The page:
Julian J. Smith, Zhi Hong Zhang, Christopher J. Schofield, Philip John, Jack E. Baldwin; Inactivation of 1-aminocyclopropane-1-carboxylate (ACC) oxidase. J Exp Bot 1994; 45 (5): 521-527. doi: 10.1093/jxb/45.5.521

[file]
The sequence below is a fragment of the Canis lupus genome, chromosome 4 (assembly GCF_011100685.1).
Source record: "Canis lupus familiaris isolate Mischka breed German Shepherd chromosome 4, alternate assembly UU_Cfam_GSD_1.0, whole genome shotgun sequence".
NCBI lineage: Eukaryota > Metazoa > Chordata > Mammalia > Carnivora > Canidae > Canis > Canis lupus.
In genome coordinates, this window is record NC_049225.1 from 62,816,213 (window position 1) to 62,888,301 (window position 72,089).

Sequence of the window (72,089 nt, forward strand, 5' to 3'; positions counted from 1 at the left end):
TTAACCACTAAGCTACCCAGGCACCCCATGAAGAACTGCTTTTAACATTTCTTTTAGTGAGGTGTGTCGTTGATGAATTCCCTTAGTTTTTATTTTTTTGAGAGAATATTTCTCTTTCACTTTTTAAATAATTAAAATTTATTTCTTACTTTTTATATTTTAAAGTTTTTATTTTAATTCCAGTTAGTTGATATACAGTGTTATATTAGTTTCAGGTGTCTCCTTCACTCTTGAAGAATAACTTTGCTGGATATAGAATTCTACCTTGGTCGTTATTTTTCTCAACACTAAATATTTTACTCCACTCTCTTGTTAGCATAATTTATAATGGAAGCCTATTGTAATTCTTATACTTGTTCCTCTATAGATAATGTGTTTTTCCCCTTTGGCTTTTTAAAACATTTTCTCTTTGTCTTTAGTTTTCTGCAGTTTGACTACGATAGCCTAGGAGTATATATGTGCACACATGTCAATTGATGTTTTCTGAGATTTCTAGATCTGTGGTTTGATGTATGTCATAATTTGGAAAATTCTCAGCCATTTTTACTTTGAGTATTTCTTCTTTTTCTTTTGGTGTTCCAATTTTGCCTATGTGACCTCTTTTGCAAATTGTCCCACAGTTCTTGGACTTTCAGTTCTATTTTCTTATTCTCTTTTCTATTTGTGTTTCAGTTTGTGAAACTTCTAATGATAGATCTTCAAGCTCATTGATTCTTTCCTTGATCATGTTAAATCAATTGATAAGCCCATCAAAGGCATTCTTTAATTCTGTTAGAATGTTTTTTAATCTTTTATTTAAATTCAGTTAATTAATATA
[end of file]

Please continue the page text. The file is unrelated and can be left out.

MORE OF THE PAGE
The enzyme 1-aminocyclopropane-1-carboxylate (ACC) oxidase, which catalyses the final step in the biosynthesis of ethylene, showed a non-linear time-course in vitro and activity decayed with a half-life of around 14 min. This loss of activity was studied using tomato ACC oxidase purified from Escherichia coil transformed with the cDNA clone pTOM13. Inactivation was not due to end-product inhibition by dehydroascorbic acid or cyanide. Preincubatlon of enzyme in the combined presence of Fe2+ ascorbate and ACC, which together allowed catalytic turnover, resulted in almost total loss of ACC oxidase activity. Enzyme Inactivated by catalysis could not be reactivated by passage through Sephadex G-25 or by treating with combina tions of DTT and CO2 A non-linear time-course and inactivation in the presence of all substrates and cofactors was also shown for the enzyme assayed in vivo with melon fruit discs. Using the purified tomato enzyme a distinct ascorbate-dependent inactivation was also observed, which occurred In the absence of catalysis and was prevented, although not reversed, by catalase. This ascorbate-dependent inactivation may thus be due to H2O2 attack on ACC oxidase.